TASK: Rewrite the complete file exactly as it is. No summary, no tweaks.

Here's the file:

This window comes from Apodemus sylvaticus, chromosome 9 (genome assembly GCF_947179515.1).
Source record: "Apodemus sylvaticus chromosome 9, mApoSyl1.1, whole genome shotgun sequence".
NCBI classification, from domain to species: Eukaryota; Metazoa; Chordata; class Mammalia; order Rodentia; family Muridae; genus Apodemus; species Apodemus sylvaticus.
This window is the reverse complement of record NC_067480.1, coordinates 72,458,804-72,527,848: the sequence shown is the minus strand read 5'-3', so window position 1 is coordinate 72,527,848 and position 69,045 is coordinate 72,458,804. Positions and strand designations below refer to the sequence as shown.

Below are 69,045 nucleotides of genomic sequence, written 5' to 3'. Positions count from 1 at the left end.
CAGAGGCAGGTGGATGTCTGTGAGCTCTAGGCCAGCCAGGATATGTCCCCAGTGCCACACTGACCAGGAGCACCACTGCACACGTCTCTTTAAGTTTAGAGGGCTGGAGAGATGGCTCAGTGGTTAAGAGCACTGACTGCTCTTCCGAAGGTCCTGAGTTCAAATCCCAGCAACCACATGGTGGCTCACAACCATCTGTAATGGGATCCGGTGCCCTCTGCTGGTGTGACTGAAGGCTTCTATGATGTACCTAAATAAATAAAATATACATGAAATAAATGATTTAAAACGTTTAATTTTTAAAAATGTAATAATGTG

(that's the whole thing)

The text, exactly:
This window comes from Apodemus sylvaticus, chromosome 9 (genome assembly GCF_947179515.1).
Source record: "Apodemus sylvaticus chromosome 9, mApoSyl1.1, whole genome shotgun sequence".
NCBI classification, from domain to species: Eukaryota; Metazoa; Chordata; class Mammalia; order Rodentia; family Muridae; genus Apodemus; species Apodemus sylvaticus.
This window is the reverse complement of record NC_067480.1, coordinates 72,458,804-72,527,848: the sequence shown is the minus strand read 5'-3', so window position 1 is coordinate 72,527,848 and position 69,045 is coordinate 72,458,804. Positions and strand designations below refer to the sequence as shown.

Below are 69,045 nucleotides of genomic sequence, written 5' to 3'. Positions count from 1 at the left end.
CAGAGGCAGGTGGATGTCTGTGAGCTCTAGGCCAGCCAGGATATGTCCCCAGTGCCACACTGACCAGGAGCACCACTGCACACGTCTCTTTAAGTTTAGAGGGCTGGAGAGATGGCTCAGTGGTTAAGAGCACTGACTGCTCTTCCGAAGGTCCTGAGTTCAAATCCCAGCAACCACATGGTGGCTCACAACCATCTGTAATGGGATCCGGTGCCCTCTGCTGGTGTGACTGAAGGCTTCTATGATGTACCTAAATAAATAAAATATACATGAAATAAATGATTTAAAACGTTTAATTTTTAAAAATGTAATAATGTG